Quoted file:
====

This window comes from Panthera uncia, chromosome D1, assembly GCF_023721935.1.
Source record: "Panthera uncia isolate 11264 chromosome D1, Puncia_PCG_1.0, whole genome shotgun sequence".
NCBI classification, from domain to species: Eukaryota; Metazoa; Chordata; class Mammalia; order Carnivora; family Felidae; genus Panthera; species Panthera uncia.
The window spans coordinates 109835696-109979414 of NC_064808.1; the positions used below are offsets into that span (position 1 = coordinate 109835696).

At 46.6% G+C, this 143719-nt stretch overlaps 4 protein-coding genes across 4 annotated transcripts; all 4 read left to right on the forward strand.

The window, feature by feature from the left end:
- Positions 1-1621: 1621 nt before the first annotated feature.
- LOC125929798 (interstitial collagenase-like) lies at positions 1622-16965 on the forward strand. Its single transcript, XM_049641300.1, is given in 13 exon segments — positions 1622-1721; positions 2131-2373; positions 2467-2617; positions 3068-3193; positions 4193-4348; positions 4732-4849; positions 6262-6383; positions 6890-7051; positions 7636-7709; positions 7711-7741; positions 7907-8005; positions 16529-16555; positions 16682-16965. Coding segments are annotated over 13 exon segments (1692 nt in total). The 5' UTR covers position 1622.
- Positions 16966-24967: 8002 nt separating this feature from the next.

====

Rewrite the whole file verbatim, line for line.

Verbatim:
This window comes from Panthera uncia, chromosome D1, assembly GCF_023721935.1.
Source record: "Panthera uncia isolate 11264 chromosome D1, Puncia_PCG_1.0, whole genome shotgun sequence".
NCBI classification, from domain to species: Eukaryota; Metazoa; Chordata; class Mammalia; order Carnivora; family Felidae; genus Panthera; species Panthera uncia.
The window spans coordinates 109835696-109979414 of NC_064808.1; the positions used below are offsets into that span (position 1 = coordinate 109835696).

At 46.6% G+C, this 143719-nt stretch overlaps 4 protein-coding genes across 4 annotated transcripts; all 4 read left to right on the forward strand.

The window, feature by feature from the left end:
- Positions 1-1621: 1621 nt before the first annotated feature.
- LOC125929798 (interstitial collagenase-like) lies at positions 1622-16965 on the forward strand. Its single transcript, XM_049641300.1, is given in 13 exon segments — positions 1622-1721; positions 2131-2373; positions 2467-2617; positions 3068-3193; positions 4193-4348; positions 4732-4849; positions 6262-6383; positions 6890-7051; positions 7636-7709; positions 7711-7741; positions 7907-8005; positions 16529-16555; positions 16682-16965. Coding segments are annotated over 13 exon segments (1692 nt in total). The 5' UTR covers position 1622.
- Positions 16966-24967: 8002 nt separating this feature from the next.